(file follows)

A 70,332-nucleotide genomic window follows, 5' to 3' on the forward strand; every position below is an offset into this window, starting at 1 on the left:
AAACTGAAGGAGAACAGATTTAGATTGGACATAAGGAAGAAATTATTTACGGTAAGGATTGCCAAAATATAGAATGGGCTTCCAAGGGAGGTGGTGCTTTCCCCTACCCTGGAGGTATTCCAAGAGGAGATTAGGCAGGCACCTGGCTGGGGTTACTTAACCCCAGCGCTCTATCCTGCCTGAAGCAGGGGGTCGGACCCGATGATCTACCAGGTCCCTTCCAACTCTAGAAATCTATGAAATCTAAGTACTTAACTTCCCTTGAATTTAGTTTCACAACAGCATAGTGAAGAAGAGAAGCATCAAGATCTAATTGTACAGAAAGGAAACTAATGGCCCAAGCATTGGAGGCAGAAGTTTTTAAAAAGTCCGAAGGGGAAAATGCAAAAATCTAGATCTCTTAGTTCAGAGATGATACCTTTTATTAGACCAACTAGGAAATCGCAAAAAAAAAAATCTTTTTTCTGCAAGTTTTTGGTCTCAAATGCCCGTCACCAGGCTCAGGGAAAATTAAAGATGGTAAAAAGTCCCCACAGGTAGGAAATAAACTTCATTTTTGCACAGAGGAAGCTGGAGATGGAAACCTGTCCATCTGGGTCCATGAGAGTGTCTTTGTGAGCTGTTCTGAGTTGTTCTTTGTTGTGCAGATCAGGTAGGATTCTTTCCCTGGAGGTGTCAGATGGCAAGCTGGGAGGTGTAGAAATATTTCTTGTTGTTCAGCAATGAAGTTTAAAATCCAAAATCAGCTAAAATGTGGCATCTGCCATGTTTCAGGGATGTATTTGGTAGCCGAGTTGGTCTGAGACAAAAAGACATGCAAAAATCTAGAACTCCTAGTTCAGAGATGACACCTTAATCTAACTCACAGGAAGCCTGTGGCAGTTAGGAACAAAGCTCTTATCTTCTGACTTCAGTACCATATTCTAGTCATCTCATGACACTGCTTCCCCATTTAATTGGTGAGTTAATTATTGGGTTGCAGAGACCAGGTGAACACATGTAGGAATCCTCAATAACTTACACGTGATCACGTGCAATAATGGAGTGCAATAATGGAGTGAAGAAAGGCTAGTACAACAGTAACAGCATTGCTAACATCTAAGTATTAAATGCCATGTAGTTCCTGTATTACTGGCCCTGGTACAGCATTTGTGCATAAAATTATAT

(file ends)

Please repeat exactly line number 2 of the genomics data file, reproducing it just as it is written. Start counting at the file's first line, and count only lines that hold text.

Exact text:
AAACTGAAGGAGAACAGATTTAGATTGGACATAAGGAAGAAATTATTTACGGTAAGGATTGCCAAAATATAGAATGGGCTTCCAAGGGAGGTGGTGCTTTCCCCTACCCTGGAGGTATTCCAAGAGGAGATTAGGCAGGCACCTGGCTGGGGTTACTTAACCCCAGCGCTCTATCCTGCCTGAAGCAGGGGGTCGGACCCGATGATCTACCAGGTCCCTTCCAACTCTAGAAATCTATGAAATCTAAGTACTTAACTTCCCTTGAATTTAGTTTCACAACAGCATAGTGAAGAAGAGAAGCATCAAGATCTAATTGTACAGAAAGGAAACTAATGGCCCAAGCATTGGAGGCAGAAGTTTTTAAAAAGTCCGAAGGGGAAAATGCAAAAATCTAGATCTCTTAGTTCAGAGATGATACCTTTTATTAGACCAACTAGGAAATCGCAAAAAAAAAAATCTTTTTTCTGCAAGTTTTTGGTCTCAAATGCCCGTCACCAGGCTCAGGGAAAATTAAAGATGGTAAAAAGTCCCCACAGGTAGGAAATAAACTTCATTTTTGCACAGAGGAAGCTGGAGATGGAAACCTGTCCATCTGGGTCCATGAGAGTGTCTTTGTGAGCTGTTCTGAGTTGTTCTTTGTTGTGCAGATCAGGTAGGATTCTTTCCCTGGAGGTGTCAGATGGCAAGCTGGGAGGTGTAGAAATATTTCTTGTTGTTCAGCAATGAAGTTTAAAATCCAAAATCAGCTAAAATGTGGCATCTGCCATGTTTCAGGGATGTATTTGGTAGCCGAGTTGGTCTGAGACAAAAAGACATGCAAAAATCTAGAACTCCTAGTTCAGAGATGACACCTTAATCTAACTCACAGGAAGCCTGTGGCAGTTAGGAACAAAGCTCTTATCTTCTGACTTCAGTACCATATTCTAGTCATCTCATGACACTGCTTCCCCATTTAATTGGTGAGTTAATTATTGGGTTGCAGAGACCAGGTGAACACATGTAGGAATCCTCAATAACTTACACGTGATCACGTGCAATAATGGAGTGCAATAATGGAGTGAAGAAAGGCTAGTACAACAGTAACAGCATTGCTAACATCTAAGTATTAAATGCCATGTAGTTCCTGTATTACTGGCCCTGGTACAGCATTTGTGCATAAAATTATAT